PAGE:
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Jesus is Everywhere in Europe’s Old Churches — But He’s Mostly Dead

Jesus is Everywhere in Europe’s Old Churches — But He’s Mostly Dead July 28, 2015

Just one of the many images of the dead and dying Jesus that I saw in Europe last month. Here, the crown of thorns and the mocking of Christ, a detail from the sixteenth-century Joerg Breu altar at Melk Abbey, Austria. Photo by Barbara Newhall
A detail from the sixteenth-century Joerg Breu altar at Melk Abbey, Austria, depicts the flogging of Jesus and the crown of thorns. Photo by Barbara Newhall

I ducked in and out of churches all over Europe last month — up the Danube and down the Rhine — hoping to get some nice photos of the biblical Jesus in action: Jesus turning water into wine at the wedding in Cana. Jesus preparing a breakfast of fish for his disciples on the shores of the Sea of Tiberius. Jesus welcoming the little children to his side. Jesus calling Lazarus back to life.

Crucifixion of Jesus hangs over the entrance to the 15th-century, high gothic Regensburg Cathedral, Germany. Photo by Barbara Newhall
The 15th-century, high gothic Regensburg Cathedral, Germany. This crucifixion is at the entrance, where sightseers and passersby can’t miss it. Photo by Barbara Newhall

Stained glass windows, marble sculptures, paintings, murals, wood carvings — I knew that the churches of Europe would be replete with wonderful old art objects, and I planned to take in as many as I could in the three weeks my husband and I were to spend on a river trip across Europe.

I would take lots of pictures. Photos of Jesus in action would come in handy for future blog posts.

Looking for Jesus

 

And so, diligently I searched the insides and the outsides of churches from Budapest to Amsterdam. Romanesque, gothic, baroque, neo-classical. The strap of my trusty point-and-shoot slung over my shoulder.

And yes, I did see Jesus. I saw lots of him. Trouble is, the Jesus I saw in all those old European churches was almost always . . . dead. Or dying. Or staggering under the weight of a cross.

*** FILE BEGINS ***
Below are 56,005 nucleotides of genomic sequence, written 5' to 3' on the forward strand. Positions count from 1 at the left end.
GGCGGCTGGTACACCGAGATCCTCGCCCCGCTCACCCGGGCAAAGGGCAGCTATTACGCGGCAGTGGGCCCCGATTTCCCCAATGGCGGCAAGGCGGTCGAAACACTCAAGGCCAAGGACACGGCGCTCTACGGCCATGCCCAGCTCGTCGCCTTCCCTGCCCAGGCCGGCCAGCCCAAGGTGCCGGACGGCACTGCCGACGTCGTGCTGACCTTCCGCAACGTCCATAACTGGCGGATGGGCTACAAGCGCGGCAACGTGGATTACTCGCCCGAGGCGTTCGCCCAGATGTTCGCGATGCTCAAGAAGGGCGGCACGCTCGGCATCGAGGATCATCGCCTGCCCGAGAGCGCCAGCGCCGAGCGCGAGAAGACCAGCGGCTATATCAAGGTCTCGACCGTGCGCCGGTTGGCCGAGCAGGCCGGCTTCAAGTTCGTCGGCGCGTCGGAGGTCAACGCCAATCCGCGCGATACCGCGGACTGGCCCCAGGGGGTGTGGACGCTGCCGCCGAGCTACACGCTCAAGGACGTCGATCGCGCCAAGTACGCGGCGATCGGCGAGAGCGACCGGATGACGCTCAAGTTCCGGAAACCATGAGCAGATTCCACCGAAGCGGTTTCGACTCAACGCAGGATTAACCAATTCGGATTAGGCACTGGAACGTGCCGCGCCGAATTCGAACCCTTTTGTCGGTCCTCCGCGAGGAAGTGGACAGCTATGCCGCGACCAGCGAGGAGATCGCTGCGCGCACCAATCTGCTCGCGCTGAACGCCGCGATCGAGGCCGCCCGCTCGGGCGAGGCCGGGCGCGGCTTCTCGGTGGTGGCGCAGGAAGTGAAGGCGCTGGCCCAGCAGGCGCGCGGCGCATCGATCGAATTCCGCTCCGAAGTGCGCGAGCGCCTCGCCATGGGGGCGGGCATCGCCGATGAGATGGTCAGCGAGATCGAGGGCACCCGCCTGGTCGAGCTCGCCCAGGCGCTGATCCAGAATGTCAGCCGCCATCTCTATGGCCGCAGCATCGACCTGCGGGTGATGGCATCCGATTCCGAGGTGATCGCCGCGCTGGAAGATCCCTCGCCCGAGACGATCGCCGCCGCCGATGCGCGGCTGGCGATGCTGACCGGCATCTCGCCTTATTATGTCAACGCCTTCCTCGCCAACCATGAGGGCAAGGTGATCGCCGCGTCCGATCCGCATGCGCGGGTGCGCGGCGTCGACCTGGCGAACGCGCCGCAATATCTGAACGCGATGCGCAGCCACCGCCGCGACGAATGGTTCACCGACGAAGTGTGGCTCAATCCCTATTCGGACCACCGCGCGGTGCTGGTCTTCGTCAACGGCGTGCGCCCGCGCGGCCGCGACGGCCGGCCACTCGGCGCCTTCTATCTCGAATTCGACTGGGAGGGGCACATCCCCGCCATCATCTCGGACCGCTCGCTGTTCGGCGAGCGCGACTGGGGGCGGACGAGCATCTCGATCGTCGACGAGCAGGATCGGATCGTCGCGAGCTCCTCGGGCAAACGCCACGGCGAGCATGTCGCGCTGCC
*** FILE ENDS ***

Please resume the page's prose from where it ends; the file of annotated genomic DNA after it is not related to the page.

Of course, there were also lots of Baby Jesuses. Unblemished and adorable, but often (it seemed to me) no more than a stage prop highlighting the sanctity of his much-revered mother, Mary.

This stone Jesus crucified is embedded in the wall of the parish church in Melk, Austria. Photo by Barbara Newhall
This stone crucifixion is embedded in the wall of the parish church in Melk, at the heart of town. Photo by Barbara Newhall
God Suffers With Us

 

These were old churches, mind you, centuries old. And those two visions of Jesus — the suffering Jesus, the babe-in-arms Jesus — must have meant a lot to pre-modern Europeans who endured wars and plagues that went on for decades and took out large swaths of the population.

Those people suffered. Maybe the image of a suffering Son of God was a comfort somehow: We suffer. God suffers with us. That makes sense.

The crucifixion has a central place in the Christian story, of course. No doubt about that. But still, without images of Jesus the healer, the teacher, the loving son of God to fill out that story, the sight of all those bloody, dying figures is a downer.

It’s also guilt-provoking if you ever had a Sunday school teacher who wanted you to believe that Jesus died for our sins — and that it’s our very sinfulness that put Jesus up there on the cross.

Detail of a painting of the crucifixion of Jesus with the Trinity, Matthias Church, Budapest. Photos by Barbara Newhall
Detail of a painting at the Matthias Church, Budapest. Photo by Barbara Newhall
Dying Churches

 

European Christianity is in a slow decline. The proportion of Europeans who are Christian dropped from 95% in 1910 to 76% in 2010, according to a 2011 Pew Research Center report. In 2010, the proportion of Europeans who checked the box “None” when asked to name their religious affiliation was 19%.

No doubt that number is growing fast if it’s following the trend in the U.S., where the proportion of Nones jumped from 16% in 2007 to 23% in 2014.

I wonder. Do some Europeans check that None box because the Jesus they see in churches everywhere is so often a dead man on a cross — and so rarely the loving Jesus bringing life and hope and good news to humanity?

If you enjoyed this story, you might like “The Ghost of 300 Million Drought-Killed Trees Hovers Over a Lake in Texas.” Also, “The Hagia Sophia, Face to Face with Islam in a Christian Church.” For more about my book, new from Patheos Press, go to WrestlingWithGodBook.com.

At the Abbey at Melk,  Austria, a statue of the risen Christ, rather than a crucifix, with a cross stands over the entrance to this s Benedictine monastery . The figure represents victory of life over death. Unlike its gothic and renaissance
At the  Benedictine Abbey at Melk, a statue of the risen Christ stands over the entrance to the monastery. The figure represents victory of life over death. The often extravagant baroque sensibility celebrates life and aspires to create heaven on earth. For me, a nice antidote to all those sorrowful crucifixions of earlier centuries. Photo by Barbara Newhall.
A statue of the Virgin Mary with infant Jesus stands in Annunciation Altar of the Regensburg Cathedral.  photo by Barbara Newhall
The ubiquitous Infant Jesus with his mother, Mary. This one at the Annunciation Altar of the Regensburg Cathedral. Photo by Barbara Newhall

 

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